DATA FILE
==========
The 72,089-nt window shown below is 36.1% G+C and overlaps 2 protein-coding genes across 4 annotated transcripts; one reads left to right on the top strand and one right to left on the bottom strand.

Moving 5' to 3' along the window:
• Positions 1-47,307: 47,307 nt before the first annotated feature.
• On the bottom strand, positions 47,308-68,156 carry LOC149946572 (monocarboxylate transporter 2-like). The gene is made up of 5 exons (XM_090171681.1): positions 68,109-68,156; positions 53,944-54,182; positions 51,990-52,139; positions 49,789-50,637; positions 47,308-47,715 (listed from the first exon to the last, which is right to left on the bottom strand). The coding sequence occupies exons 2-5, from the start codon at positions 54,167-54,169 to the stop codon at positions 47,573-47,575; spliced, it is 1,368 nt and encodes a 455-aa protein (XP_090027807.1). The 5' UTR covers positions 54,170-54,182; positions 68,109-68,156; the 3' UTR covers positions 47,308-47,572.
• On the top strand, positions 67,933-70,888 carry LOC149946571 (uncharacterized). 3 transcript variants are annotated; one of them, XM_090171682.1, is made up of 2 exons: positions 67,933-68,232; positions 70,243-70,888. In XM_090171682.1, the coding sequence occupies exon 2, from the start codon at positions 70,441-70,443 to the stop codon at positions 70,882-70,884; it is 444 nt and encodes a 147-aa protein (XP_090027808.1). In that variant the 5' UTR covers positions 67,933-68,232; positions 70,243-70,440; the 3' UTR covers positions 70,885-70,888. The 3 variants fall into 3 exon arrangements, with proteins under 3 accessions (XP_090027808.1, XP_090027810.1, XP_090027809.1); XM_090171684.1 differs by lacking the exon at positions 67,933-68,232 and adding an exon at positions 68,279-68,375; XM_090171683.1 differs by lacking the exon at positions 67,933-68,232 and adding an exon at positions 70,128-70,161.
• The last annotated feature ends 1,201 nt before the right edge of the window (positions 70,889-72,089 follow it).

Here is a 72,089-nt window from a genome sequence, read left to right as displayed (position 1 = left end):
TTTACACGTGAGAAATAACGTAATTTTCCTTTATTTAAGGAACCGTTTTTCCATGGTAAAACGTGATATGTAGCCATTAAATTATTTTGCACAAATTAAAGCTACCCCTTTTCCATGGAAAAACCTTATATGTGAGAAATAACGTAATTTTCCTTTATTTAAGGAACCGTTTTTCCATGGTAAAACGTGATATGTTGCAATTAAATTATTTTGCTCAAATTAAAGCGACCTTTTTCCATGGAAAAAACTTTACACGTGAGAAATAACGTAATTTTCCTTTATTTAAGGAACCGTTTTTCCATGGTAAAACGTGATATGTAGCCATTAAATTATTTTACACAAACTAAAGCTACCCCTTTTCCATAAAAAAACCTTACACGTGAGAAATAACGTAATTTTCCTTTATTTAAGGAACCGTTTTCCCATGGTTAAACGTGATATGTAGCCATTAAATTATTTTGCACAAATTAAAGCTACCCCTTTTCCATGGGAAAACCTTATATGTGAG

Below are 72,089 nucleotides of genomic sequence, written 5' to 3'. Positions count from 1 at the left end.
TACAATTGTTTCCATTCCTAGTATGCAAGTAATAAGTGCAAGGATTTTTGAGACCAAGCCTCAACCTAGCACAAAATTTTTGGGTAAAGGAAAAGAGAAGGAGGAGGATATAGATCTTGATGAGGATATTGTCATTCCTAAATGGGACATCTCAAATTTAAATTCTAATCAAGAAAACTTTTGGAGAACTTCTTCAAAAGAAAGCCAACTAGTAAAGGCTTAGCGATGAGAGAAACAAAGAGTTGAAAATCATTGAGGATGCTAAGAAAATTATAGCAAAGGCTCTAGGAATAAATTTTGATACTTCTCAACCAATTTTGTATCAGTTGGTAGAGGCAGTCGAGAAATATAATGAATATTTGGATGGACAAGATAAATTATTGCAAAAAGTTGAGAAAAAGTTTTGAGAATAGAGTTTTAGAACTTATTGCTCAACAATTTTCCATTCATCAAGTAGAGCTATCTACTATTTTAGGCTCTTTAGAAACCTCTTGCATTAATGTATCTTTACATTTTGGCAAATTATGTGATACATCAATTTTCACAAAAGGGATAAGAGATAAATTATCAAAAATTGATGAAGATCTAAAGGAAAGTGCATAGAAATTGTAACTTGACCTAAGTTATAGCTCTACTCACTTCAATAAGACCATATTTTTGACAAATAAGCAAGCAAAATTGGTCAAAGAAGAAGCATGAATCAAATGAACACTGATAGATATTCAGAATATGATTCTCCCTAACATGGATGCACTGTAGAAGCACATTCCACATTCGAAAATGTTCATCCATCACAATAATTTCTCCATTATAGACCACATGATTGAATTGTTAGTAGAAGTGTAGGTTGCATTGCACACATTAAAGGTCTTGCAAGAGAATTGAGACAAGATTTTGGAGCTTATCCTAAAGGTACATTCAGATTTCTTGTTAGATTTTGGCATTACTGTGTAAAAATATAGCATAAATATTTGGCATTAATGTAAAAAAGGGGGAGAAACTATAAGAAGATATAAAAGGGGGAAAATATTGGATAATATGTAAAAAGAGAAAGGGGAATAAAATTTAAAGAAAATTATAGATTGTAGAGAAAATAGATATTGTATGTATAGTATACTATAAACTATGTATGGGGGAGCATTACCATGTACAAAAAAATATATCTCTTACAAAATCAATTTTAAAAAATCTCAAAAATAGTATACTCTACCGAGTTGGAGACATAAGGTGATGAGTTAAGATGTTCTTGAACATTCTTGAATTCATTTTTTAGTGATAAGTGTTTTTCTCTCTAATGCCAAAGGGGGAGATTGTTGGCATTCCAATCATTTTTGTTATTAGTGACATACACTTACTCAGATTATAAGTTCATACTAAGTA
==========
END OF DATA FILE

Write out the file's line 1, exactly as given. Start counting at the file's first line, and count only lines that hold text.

The 72,089-nt window shown below is 36.1% G+C and overlaps 2 protein-coding genes across 4 annotated transcripts; one reads left to right on the top strand and one right to left on the bottom strand.